European Central Bank Raises Interest Rates for the Eighth Consecutive Time

The European Central Bank (ECB) raised interest rates by 25 basis points once again during its June meeting.

  • The main refinancing operations (MRO) rate was adjusted to 4.00%, reaching its highest level since the 2008 financial crisis.
  • The deposit facility (DF) rate was increased to 3.50%, the highest level in 22 years.
  • The marginal lending facility (MLF) rate was raised to 4.25%.

This marks the eighth consecutive interest rate hike, despite the Eurozone having experienced a recession at the beginning of 2023 and overall inflation rates and core inflation rates remaining significantly above the ECB’s 2% target. The ECB also revised its inflation forecast upward and slightly lowered its economic growth projections for this year and next.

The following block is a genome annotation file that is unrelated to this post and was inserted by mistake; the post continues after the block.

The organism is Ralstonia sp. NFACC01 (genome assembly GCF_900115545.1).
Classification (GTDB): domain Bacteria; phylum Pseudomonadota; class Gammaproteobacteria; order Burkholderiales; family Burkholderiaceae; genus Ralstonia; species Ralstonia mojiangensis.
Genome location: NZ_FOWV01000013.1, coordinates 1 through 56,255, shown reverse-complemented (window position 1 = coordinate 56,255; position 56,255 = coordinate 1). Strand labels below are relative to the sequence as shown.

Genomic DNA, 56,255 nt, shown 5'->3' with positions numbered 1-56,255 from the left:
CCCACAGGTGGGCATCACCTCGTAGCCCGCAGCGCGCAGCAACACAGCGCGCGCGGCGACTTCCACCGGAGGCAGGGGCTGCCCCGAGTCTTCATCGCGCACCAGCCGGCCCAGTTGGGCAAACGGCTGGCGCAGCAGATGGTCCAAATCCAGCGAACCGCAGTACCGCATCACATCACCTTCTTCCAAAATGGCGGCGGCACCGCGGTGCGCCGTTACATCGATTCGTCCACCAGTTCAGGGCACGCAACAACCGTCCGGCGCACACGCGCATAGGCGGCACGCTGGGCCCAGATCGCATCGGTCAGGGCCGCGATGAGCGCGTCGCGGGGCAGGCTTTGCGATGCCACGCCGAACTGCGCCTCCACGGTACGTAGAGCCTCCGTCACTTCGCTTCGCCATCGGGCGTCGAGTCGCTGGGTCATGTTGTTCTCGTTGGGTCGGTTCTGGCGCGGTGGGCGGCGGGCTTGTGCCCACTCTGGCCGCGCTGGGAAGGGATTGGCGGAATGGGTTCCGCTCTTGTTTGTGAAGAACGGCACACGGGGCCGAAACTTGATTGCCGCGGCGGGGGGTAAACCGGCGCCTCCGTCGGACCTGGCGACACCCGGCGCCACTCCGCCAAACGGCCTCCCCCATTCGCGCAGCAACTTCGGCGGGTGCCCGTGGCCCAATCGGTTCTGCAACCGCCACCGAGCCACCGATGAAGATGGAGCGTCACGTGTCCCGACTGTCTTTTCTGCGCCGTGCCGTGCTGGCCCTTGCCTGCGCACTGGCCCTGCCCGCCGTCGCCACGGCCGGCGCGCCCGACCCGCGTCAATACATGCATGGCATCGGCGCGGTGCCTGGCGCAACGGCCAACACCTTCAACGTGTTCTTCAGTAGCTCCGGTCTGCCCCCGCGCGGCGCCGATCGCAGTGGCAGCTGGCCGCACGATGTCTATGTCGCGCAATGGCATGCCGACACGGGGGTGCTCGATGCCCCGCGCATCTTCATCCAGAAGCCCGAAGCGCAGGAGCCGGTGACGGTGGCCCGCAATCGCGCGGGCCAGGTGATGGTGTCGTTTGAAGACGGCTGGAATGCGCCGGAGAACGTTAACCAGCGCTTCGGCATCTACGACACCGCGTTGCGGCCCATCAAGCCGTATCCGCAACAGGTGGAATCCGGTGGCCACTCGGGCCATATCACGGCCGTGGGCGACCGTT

• The Eurozone’s economic growth forecast for this year was lowered to 0.9% (compared to the March estimate of 1%), and the forecast for next year was revised down to 1.5% (compared to 1.6%).
  • The inflation rate forecast for the Eurozone was raised (an increase of 0.1% compared to March), with expectations of reaching 5.4% this year and then decreasing to 3.0% and 2.2% in the following years.

Meanwhile, during the press conference, ECB President Christine Lagarde stated that there is more work to be done by the European Central Bank and that they may continue raising interest rates in July. ECB officials have implemented an unprecedented 400 basis points of rate hikes over the past year, making it the fastest period of interest rate increases in the bank’s history.